Good for business
The economy grew at an enviable 6.2 percent a year during the term of President Aquino—the highest in four decades. Local and foreign economists forecast this to continue through the medium term, except for one caveat: It will depend on the conduct and results of the May 9 elections. The worry is that an electoral exercise that is not clean and peaceful—where the next leader is without a clear mandate, or the results are far from credible—could cause political instability and a leadership crisis that might wipe out the broad economic gains of the past six years.
The frontrunner in the last presidential surveys was Davao City Mayor Rodrigo Duterte. The race for vice president became a showdown between administration candidate Rep. Leni Robredo and Sen. Bongbong Marcos. The rise of the controversial politician from Mindanao and of the son and namesake of ousted dictator Ferdinand Marcos easily raised one question: If the economy has been expanding robustly and outperforming those of our neighbors, and voters necessarily seek continuity of economic progress, doesn’t logic dictate that the administration candidates lead in the run-up to the elections? The brief answer is that the positive side involves the macroeconomy, but if one were to look at the small parts, not all is well especially among the middle class and the CDE income classes. This is particularly true for residents of Metro Manila, where problems involving traffic and public transportation have gone from bad to worse.
For big business in general, the ideal scenario is a victory for the administration party as it will enhance continuity especially of good governance reforms that have resulted in better government finances that, in turn, led to the current stable economic conditions. These include historic low inflation and interest rates that translated to reduced costs of borrowing, strong foreign exchange reserves, and prudent monetary and fiscal policies, which led the country to survive volatilities in global markets.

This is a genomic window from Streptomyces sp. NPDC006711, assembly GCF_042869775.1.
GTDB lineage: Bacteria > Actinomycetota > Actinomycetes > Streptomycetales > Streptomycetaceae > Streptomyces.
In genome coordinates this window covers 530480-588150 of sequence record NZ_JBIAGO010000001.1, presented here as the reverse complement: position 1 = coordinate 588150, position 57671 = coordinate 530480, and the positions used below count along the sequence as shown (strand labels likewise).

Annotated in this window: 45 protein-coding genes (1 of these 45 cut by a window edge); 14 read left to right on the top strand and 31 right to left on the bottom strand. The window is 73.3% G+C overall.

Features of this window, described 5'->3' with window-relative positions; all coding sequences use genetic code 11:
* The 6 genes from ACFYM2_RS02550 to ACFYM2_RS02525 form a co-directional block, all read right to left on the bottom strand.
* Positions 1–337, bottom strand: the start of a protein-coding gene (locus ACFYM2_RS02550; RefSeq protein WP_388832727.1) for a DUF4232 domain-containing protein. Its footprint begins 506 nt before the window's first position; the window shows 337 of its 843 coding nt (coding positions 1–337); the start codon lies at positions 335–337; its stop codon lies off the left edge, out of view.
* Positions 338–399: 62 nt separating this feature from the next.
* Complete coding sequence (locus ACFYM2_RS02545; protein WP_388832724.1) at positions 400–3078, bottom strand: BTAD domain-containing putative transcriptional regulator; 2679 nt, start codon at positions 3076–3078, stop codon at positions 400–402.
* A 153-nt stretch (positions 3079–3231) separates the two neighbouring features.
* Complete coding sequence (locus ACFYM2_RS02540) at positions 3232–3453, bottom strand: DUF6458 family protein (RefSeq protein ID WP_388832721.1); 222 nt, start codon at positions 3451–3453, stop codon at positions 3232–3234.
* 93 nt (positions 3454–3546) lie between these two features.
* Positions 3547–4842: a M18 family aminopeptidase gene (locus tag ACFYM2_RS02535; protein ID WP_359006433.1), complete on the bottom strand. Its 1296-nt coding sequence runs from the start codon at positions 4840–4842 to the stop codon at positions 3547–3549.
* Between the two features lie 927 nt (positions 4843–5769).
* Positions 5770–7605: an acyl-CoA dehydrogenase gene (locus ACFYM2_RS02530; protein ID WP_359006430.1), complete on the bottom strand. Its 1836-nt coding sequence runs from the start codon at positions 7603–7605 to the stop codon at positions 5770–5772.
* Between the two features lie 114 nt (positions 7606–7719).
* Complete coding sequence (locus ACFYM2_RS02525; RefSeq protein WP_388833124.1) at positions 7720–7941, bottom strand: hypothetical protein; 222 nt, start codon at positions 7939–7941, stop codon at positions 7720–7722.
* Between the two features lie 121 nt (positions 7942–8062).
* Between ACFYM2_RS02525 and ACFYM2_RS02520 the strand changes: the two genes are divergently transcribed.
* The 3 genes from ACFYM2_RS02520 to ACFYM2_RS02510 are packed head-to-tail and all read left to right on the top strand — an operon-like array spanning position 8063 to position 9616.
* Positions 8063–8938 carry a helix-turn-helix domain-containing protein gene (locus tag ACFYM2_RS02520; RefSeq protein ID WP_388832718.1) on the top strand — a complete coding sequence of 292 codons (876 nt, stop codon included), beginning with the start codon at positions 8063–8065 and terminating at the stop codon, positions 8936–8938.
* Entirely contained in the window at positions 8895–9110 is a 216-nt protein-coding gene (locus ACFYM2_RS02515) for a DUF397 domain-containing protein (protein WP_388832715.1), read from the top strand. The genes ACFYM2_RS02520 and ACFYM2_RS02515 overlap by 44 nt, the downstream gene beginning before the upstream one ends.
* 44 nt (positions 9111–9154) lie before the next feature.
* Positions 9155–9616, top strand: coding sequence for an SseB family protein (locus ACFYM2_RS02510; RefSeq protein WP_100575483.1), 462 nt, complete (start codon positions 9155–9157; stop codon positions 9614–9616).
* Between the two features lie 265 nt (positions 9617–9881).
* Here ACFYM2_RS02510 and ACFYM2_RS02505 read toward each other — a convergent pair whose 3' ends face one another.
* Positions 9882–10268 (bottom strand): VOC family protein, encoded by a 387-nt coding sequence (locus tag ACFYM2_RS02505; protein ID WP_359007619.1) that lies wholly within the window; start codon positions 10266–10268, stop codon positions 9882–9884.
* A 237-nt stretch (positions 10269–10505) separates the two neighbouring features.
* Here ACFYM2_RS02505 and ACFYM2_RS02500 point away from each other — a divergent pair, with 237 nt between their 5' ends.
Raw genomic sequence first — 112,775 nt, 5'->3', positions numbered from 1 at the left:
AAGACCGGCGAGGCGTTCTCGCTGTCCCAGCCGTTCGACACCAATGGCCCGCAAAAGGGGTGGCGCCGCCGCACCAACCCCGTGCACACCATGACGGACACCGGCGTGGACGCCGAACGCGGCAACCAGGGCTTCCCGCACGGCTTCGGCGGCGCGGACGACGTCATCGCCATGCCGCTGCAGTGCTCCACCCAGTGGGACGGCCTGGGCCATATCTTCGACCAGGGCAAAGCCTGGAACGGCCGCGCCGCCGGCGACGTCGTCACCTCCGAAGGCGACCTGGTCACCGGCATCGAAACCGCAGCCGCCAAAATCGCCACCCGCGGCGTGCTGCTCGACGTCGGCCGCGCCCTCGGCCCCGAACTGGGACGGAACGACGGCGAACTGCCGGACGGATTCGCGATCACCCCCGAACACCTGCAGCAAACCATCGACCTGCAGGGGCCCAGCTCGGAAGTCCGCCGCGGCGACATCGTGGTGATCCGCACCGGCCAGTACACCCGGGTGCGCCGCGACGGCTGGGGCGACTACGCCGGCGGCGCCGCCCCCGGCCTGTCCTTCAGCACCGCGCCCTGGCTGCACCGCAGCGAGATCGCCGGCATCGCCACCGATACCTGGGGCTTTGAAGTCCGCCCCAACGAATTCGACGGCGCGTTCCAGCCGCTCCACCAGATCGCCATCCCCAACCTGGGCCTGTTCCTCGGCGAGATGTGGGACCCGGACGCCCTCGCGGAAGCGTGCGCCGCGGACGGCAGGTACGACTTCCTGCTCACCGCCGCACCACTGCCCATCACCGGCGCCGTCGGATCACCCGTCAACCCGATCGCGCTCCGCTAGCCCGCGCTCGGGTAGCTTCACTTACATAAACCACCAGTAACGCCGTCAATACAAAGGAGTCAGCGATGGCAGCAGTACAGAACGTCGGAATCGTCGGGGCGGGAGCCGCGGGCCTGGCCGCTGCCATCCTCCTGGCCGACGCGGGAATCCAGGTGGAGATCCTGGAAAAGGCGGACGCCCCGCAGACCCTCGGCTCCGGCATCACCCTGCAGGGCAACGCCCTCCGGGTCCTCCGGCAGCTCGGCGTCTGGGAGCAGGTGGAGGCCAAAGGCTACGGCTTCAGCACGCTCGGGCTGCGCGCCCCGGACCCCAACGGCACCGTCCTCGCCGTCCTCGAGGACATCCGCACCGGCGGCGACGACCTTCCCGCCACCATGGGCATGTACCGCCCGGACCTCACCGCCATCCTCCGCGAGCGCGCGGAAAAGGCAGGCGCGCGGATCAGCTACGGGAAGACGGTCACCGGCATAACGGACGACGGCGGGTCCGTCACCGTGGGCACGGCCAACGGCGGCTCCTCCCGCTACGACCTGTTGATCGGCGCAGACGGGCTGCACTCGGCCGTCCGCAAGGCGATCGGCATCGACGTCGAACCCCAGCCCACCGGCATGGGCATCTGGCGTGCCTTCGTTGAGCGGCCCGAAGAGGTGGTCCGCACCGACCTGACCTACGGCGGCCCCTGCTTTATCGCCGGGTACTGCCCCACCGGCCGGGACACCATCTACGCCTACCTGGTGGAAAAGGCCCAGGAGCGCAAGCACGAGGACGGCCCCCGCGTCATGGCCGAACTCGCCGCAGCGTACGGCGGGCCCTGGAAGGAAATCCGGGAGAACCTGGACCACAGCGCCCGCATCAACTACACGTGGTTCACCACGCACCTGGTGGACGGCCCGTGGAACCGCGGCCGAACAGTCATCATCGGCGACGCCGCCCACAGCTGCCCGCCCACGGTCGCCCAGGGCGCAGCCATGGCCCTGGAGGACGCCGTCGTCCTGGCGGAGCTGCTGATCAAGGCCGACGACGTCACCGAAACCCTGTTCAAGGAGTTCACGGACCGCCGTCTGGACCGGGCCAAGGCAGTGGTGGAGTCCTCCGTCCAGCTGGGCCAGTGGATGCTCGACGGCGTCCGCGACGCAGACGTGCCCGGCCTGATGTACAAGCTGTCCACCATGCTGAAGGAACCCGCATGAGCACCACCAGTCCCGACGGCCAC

However, the Aquino administration is not without its failings, including the persistently high poverty level of a little more than 20 percent of the population. But its conditional cash transfer program has eased the plight of this sector aside from making sure that the children of the program beneficiaries are going to school. Another major failing involves infrastructure and public spending. The Philippines has long suffered from congested airports, dilapidated highways, horrendous traffic jams and a very slow internet service. This acute lack of necessary infrastructure has affected the economy, with monstrous traffic jams estimated to result in daily economic losses of P3 billion.
But the bigger picture is that the Aquino administration has done much to stabilize and grow the economy. What is critical now is whether the next president will build on this administration’s positive economic gains and address its shortcomings, which basically involved inaction in areas like infrastructure and public transport. In short, President Aquino’s successor must address what Makati Business Club chair Ramon del Rosario Jr. termed “the indecisiveness and ineptitude that have deterred our progress.”
The new leader must also acknowledge the need to fight the corruption that persists in the government, expand the Aquino administration’s economic reform agenda to make the gains of progress trickle down to the middle class and the poor, review constitutional limits on foreign ownership to dismantle inefficient monopolies and duopolies that burden ordinary consumers, address the political patronage that has kept the rural areas in the grip of poverty, and put more focus on the neglected farm sector, which accounts for more than a third of the population.
But first, the most critical issue: The electoral process should be credible, honest and clean. (The one positive aspect of national elections is that heavy campaign spending historically stimulates strong economic activity and politicians’ doles provide an unconventional form of income redistribution.) At the end of the day, it will be good for business if the conduct and results of the elections are acceptable to the people. Otherwise, results are likely to be contested, triggering a protracted legal process or, worse, mass protests. We cannot keep going back to square one every six years.
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